Blockchain Hurdles Still Blocking Progress in the Aviation Aftermarket

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Blockchain has been a buzzword within aviation for years and, in recent months, organizations such as the MRO Blockchain Alliance and SITA have been pushing for deployment of the technology within the aftermarket. However, according to some supply chain stakeholders, there are still several barriers standing in the way.

During a panel about digitalizing the supply chain at Aviation Week’s Aerospace Incubator event on Nov. 2, the audience was polled on its understanding of the role blockchain could play in aviation. Only 33% of respondents felt they fully understood blockchain’s potential for the industry, whereas 59% felt they only understood the technology somewhat and 7% did not understand it at all.

Meanwhile, panelists pointed out that industry regulations still need to catch up with the technology. According to Rogerio Besouchet, global product manager for logistics company Kuehne + Nagel’s aerospace segment, a third-party company tried to get it on board with blockchain last year. While Kuehne + Nagel did have relevant data such as shipment information and customer pricing, there was concern because the blockchain would also have included competitors—and this was further compounded by regulatory roadblocks.

“Because of the local client’s concern, we had to stop the conversation because we’re not allowed to share this level of information by law,” said Besouchet. “It’s not a company regulation—it’s a compliance regulation where we cannot share buying or selling rates of how much I’m paying to the airline or how much I’m charging my customer.”

“I think we have more compliance issues when we talk about blockchain for the industry versus anything else,” continued Besouchet. “I don’t think we have a technology issue to share the blocks, build the blocks and [show] the proof of work, but when we talk about compliance, it’s a key issue when we share customers, rates and fuel price.”

According to Rodrigo Garcia, vice president and chief technology officer at aircraft parts marketplace PartsBase, the company evaluated the possibility of creating its own blockchain a couple years ago. “We don’t see a constraint in the technology—it’s there, we can harness it and it would be fairly easy for us to put it together,” said Garcia. “However, we do see that the lack of enforcement of some of the standards that could be applicable and will be required as part of that blockchain effort are just not there. The reason we decided not to continue with the process was not because of a technology restraint, but because we didn’t see a consensus and a way for us to break that barrier.”

Paul Stewart, president of aftermarket software provider Ambry Hill Technologies, pointed out that part of the problem is companies trying to monetize blockchain platforms themselves rather than the retrieval or input of the information. “I think that we need to have standards in place, and almost an open-source type of idea about blockchain management and a platform that is accessible to everybody,” he said. “Because until you have that standardization, it doesn’t matter if you’re tracking information against aircraft or a part that goes on the aircraft—if they’re in different blockchains, you’ve just completely defeated the purpose of tracking the information because you’ve siloed the data; you’re on different platforms.”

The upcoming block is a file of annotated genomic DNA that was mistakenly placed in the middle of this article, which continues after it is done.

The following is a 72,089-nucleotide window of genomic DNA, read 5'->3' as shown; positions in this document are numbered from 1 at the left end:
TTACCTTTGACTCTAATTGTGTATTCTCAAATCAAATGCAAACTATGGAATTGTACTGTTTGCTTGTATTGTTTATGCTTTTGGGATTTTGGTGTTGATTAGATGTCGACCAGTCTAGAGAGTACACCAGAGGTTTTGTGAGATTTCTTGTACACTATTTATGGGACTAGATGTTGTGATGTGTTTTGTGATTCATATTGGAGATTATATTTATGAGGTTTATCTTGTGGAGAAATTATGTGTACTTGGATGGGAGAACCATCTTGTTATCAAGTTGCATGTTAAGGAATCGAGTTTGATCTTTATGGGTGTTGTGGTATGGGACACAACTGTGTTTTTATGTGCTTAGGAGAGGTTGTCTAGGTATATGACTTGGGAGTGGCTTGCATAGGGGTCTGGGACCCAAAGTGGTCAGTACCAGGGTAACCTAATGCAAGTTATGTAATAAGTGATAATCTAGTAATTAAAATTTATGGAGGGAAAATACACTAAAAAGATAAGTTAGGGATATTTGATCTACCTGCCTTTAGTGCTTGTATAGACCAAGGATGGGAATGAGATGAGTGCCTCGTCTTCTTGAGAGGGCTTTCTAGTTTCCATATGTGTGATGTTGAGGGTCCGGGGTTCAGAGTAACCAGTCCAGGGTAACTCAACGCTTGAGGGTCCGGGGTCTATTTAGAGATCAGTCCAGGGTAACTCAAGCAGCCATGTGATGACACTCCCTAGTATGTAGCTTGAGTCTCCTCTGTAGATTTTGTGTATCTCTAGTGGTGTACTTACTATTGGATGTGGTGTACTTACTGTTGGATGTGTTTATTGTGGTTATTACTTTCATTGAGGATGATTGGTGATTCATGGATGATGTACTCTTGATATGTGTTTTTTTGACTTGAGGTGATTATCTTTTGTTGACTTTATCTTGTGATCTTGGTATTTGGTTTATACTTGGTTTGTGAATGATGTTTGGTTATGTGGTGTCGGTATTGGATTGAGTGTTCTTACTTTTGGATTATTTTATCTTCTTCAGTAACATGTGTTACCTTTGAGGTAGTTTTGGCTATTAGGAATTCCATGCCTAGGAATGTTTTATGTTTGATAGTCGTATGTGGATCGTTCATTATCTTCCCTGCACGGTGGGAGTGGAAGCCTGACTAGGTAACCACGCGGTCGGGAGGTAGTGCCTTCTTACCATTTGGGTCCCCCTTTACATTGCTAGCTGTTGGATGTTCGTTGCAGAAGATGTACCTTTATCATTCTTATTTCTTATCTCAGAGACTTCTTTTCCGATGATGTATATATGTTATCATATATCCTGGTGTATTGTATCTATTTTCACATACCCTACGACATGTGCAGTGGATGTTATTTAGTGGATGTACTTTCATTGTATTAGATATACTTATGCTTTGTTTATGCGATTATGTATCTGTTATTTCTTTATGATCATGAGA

Kuehne + Nagel’s Besouchet believes the first step forward will be to tackle the regulatory compliance issue. “I think we have to first convince the authorities that we can share that additional data without jeopardizing the compliance regulation,” he said. “If we can at least afford to change those into being a little bit more flexible, then I think we can go to the next step.”

PartsBase’s Garcia points out that minds will need to be changed internally at companies first before progress can be made on the regulatory side. When it comes to industry’s fear of sharing data, “we need to talk to internal teams and boards to show them the efficiencies that you could facilitate in the procurement process if you were to implement some of these technologies versus the regulatory concerns,” said Garcia. “I think in a lot of the cases, the benefit is going to outweigh the cost here. And in that way, we can use our public voice to talk to authorities and lobby for those standards or those regulations to change.”

Garcia also believes companies that don’t get on board will be at a disadvantage. “From an ecommerce perspective, last year the B2B ecommerce was valuated at $6.5 trillion just in North America alone, so there are a lot of opportunities out there,” he said. Garcia posed a final question to companies afraid of sharing pricing information: “How much of that pie will you lose versus the companies that are willing and have the ability to embrace that change?”

Lindsay Bjerregaard

Lindsay Bjerregaard is managing editor for Aviation Week’s MRO portfolio. Her coverage focuses on MRO technology, workforce, and product and service news for, Aviation Week Marketplace and Inside MRO.


1 Comment
Honeywell's trading platform was founded using blockchain technology about 4 years ago. The use case - tracking individual parts (some from birth) through their events of maintenance and ownership to create trust in their pedigree - did not share information that was sensitive to competition. There are valuable use-cases in aerospace aftermarket that are not hindered by regulation.